Health care costs our single most pressing budget item

Posted on March 1, 2011 in Health Debates

Source: — Authors: – RoB/commentary
Published Sunday, Feb. 27, 2011. Last updated Tuesday, Mar. 01, 2011.   Barrie Mckenna

Amid all the pre-election noise in Ottawa there’s one topic that isn’t getting the attention it deserves: health care.

Some might argue that’s because delivering health care is a provincial responsibility. And that’s true.

But health care costs could eventually swallow all levels of government if left unchecked.

A 10-year deal that transfers $41-billion from Ottawa to the provinces to cover health care costs is set to expire at the end of 2013. That deal was struck in the middle of an economic boom. Tax revenues were soaring and the federal government had a budget surplus.

That clearly is not the case now. Ottawa and the provinces will ring up combined deficits of roughly $100-billion this year. The provincial share of that is slightly less than $50-billion.

Under the old deal, the provinces enjoy a generous annual boost in cash from Ottawa. The federal government can’t afford to be so magnanimous now.

Health care accounts for 42 cents of every dollar the provinces spend (even more in Ontario). And those costs are rising at a rate of 6.7 per cent a year, which roughly matches the current escalation in federal transfers.

So imagine the pain a freeze in health care transfers might cause. Indeed, anything less than the current escalator clause will force provinces to make some painful choices: deep cuts in health care spending or massive reductions in everything else.

In a report last week, the Conference Board of Canada estimated that even if the provinces lowered the rate of health care inflation to 4.6 per cent a year, they would make only a small dent in their combined deficits.

Most provinces are exploring ways to rein in health care costs. But not fast enough.

Nothing will come easily. Left unchecked, any number of factors could bankrupt the medicare system: aging, population growth, inflation, chronic disease, and the increasing use of costly new drugs, procedures and equipment.

The impact of aging, which adds roughly 1 per cent a year to health care costs, could prove to be the most troublesome because there’s no way to avoid it.

Today, 14 per cent of the population is 65 or older. By 2025, that will jump to nearly a quarter.

And older patients suck up more health care dollars than anyone else. Seniors over age 65 currently suck up 44 per cent of health care dollars – a share that has been steadily rising.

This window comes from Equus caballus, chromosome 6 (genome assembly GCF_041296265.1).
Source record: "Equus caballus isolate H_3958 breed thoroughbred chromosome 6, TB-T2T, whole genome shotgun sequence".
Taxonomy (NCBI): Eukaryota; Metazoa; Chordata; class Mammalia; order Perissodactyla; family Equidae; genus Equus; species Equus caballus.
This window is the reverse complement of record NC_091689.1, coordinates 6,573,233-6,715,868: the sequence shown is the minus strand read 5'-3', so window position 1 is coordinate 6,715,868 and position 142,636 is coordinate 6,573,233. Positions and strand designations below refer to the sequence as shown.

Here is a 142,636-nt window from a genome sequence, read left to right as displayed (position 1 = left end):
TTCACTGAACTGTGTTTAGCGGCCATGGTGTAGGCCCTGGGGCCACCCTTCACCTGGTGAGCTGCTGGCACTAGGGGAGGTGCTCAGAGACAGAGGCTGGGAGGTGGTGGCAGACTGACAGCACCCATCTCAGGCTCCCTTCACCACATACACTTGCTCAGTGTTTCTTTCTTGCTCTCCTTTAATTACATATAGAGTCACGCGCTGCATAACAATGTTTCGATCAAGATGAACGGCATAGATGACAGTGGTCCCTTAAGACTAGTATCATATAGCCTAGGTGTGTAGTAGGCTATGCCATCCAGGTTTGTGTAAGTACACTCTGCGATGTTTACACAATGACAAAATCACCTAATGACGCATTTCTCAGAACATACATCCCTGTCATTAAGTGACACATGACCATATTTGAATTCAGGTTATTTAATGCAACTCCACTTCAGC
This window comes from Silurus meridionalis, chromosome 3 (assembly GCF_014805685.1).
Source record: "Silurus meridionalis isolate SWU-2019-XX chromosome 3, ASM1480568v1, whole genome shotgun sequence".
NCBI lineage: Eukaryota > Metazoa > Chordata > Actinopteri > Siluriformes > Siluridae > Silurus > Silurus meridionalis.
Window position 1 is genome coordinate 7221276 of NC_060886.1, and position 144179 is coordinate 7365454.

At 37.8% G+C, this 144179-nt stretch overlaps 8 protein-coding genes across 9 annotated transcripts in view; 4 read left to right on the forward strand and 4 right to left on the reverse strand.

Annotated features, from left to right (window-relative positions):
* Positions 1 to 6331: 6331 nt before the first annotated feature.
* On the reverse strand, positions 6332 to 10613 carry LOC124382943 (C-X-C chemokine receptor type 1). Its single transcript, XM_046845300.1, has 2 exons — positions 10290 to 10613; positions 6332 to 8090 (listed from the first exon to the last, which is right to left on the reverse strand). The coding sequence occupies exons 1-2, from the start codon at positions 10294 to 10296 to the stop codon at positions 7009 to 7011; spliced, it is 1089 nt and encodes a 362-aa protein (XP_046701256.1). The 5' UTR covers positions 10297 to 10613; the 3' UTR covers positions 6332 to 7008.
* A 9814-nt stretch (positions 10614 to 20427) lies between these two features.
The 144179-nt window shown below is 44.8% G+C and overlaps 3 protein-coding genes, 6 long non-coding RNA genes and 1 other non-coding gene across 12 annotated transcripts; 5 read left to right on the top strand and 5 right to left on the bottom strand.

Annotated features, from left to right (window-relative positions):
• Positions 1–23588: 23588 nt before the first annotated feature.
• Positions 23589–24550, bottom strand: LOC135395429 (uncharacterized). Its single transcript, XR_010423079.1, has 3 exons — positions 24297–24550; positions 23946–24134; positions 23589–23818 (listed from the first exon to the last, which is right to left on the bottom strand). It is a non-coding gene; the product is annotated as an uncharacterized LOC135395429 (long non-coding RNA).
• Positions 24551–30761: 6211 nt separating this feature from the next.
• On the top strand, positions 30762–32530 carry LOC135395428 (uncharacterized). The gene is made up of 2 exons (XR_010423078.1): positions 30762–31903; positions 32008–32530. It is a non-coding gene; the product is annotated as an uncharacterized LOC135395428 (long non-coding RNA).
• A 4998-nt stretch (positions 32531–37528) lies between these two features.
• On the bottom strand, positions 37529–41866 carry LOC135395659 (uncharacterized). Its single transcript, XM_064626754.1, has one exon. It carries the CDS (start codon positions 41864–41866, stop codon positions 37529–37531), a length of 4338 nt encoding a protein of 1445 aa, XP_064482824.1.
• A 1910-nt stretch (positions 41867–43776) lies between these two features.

Per capita use of the latest drugs, surgeries and diagnostic tools is increasing more for seniors than for younger people, according to the Ottawa-based Canadian Health Services Research Foundation. An 80-year-old is twice as likely to have cataract surgery, a knee replacement or a coronary bypass as was the case 20 years ago.

And that’s just the cost side. Aging also has a profound effect on the ability of governments to raise money via the income tax system. Ottawa gets more than 60 per cent of its revenue from incomes taxes; the provinces, 27 per cent.

The leading edge of the Baby Boom is turning 65 this year, setting off a wave of retirements that will extend for the next 18 years. If Canada’s seniors aren’t working, they’re typically not paying taxes at current rates.

This is the year that the health care debate should begin – in Ottawa and the provinces. It is the single most pressing budget item and left unchecked it will overwhelm all other efforts to rein in government deficits.

If Ottawa wants to keep shouldering a larger share of the country’s health care costs, it will have to find the money somewhere.

The provinces, meanwhile, must recognize that a leaner system is the only way to make it sustainable over the long haul.

And yet what do we hear from the major political parties? A lot of talk about Bev Oda, the Minister of International Co-operation, and a disquieting absence of vision.

The Conservatives want to focus on crime and their stale economic record – a record that owes much to dumb luck and policies it inherited from previous governments.

The Liberals are also looking in the rear-view mirror, replaying old budget battles over promised corporate tax cuts.

The NDP wants to spend nearly $2-billion on tax breaks and new programs, without a clear plan on where it would get the money.

The Bloc Québécois just wants a big cheque from Ottawa.

It’s no wonder Canadians aren’t particularly inspired by the choices before them.

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